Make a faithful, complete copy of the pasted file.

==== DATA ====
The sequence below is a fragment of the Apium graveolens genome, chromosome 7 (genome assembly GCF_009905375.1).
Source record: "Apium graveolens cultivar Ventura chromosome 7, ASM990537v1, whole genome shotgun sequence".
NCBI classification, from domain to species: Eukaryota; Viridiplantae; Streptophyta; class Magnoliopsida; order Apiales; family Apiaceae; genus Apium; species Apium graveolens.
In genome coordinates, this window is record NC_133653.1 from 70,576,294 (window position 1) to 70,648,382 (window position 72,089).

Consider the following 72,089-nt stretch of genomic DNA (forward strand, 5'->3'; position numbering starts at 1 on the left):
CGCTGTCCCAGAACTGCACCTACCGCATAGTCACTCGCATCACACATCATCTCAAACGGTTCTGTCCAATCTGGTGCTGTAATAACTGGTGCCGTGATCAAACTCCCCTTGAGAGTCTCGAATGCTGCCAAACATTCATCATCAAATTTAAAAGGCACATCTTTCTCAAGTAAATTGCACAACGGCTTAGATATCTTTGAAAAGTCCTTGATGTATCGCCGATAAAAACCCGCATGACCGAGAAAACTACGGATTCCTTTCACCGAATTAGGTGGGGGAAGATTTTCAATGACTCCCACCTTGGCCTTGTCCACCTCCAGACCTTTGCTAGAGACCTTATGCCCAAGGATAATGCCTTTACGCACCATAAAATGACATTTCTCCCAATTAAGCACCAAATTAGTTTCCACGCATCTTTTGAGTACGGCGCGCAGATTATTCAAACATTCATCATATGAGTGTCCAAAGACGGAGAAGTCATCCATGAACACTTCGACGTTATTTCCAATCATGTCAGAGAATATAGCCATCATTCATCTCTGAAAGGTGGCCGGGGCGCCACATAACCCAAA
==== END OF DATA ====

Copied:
The sequence below is a fragment of the Apium graveolens genome, chromosome 7 (genome assembly GCF_009905375.1).
Source record: "Apium graveolens cultivar Ventura chromosome 7, ASM990537v1, whole genome shotgun sequence".
NCBI classification, from domain to species: Eukaryota; Viridiplantae; Streptophyta; class Magnoliopsida; order Apiales; family Apiaceae; genus Apium; species Apium graveolens.
In genome coordinates, this window is record NC_133653.1 from 70,576,294 (window position 1) to 70,648,382 (window position 72,089).

Consider the following 72,089-nt stretch of genomic DNA (forward strand, 5'->3'; position numbering starts at 1 on the left):
CGCTGTCCCAGAACTGCACCTACCGCATAGTCACTCGCATCACACATCATCTCAAACGGTTCTGTCCAATCTGGTGCTGTAATAACTGGTGCCGTGATCAAACTCCCCTTGAGAGTCTCGAATGCTGCCAAACATTCATCATCAAATTTAAAAGGCACATCTTTCTCAAGTAAATTGCACAACGGCTTAGATATCTTTGAAAAGTCCTTGATGTATCGCCGATAAAAACCCGCATGACCGAGAAAACTACGGATTCCTTTCACCGAATTAGGTGGGGGAAGATTTTCAATGACTCCCACCTTGGCCTTGTCCACCTCCAGACCTTTGCTAGAGACCTTATGCCCAAGGATAATGCCTTTACGCACCATAAAATGACATTTCTCCCAATTAAGCACCAAATTAGTTTCCACGCATCTTTTGAGTACGGCGCGCAGATTATTCAAACATTCATCATATGAGTGTCCAAAGACGGAGAAGTCATCCATGAACACTTCGACGTTATTTCCAATCATGTCAGAGAATATAGCCATCATTCATCTCTGAAAGGTGGCCGGGGCGCCACATAACCCAAA